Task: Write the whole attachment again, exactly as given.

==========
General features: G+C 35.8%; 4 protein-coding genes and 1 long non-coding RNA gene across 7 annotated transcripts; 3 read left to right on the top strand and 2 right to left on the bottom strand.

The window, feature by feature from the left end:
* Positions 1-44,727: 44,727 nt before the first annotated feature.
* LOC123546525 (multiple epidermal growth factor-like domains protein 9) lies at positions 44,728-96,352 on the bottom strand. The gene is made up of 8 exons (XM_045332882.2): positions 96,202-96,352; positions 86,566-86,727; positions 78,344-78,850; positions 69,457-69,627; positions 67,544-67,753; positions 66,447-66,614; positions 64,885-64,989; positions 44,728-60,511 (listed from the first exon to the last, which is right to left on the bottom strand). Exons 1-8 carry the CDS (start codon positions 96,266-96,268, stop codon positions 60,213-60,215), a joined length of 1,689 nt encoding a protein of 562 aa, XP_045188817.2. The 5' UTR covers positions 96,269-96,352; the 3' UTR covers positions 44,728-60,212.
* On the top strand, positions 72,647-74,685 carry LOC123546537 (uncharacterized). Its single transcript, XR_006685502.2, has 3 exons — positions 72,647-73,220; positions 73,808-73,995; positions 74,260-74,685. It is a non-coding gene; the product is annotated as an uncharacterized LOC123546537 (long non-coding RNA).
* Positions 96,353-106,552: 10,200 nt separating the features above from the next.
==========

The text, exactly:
General features: G+C 35.8%; 4 protein-coding genes and 1 long non-coding RNA gene across 7 annotated transcripts; 3 read left to right on the top strand and 2 right to left on the bottom strand.

The window, feature by feature from the left end:
* Positions 1-44,727: 44,727 nt before the first annotated feature.
* LOC123546525 (multiple epidermal growth factor-like domains protein 9) lies at positions 44,728-96,352 on the bottom strand. The gene is made up of 8 exons (XM_045332882.2): positions 96,202-96,352; positions 86,566-86,727; positions 78,344-78,850; positions 69,457-69,627; positions 67,544-67,753; positions 66,447-66,614; positions 64,885-64,989; positions 44,728-60,511 (listed from the first exon to the last, which is right to left on the bottom strand). Exons 1-8 carry the CDS (start codon positions 96,266-96,268, stop codon positions 60,213-60,215), a joined length of 1,689 nt encoding a protein of 562 aa, XP_045188817.2. The 5' UTR covers positions 96,269-96,352; the 3' UTR covers positions 44,728-60,212.
* On the top strand, positions 72,647-74,685 carry LOC123546537 (uncharacterized). Its single transcript, XR_006685502.2, has 3 exons — positions 72,647-73,220; positions 73,808-73,995; positions 74,260-74,685. It is a non-coding gene; the product is annotated as an uncharacterized LOC123546537 (long non-coding RNA).
* Positions 96,353-106,552: 10,200 nt separating the features above from the next.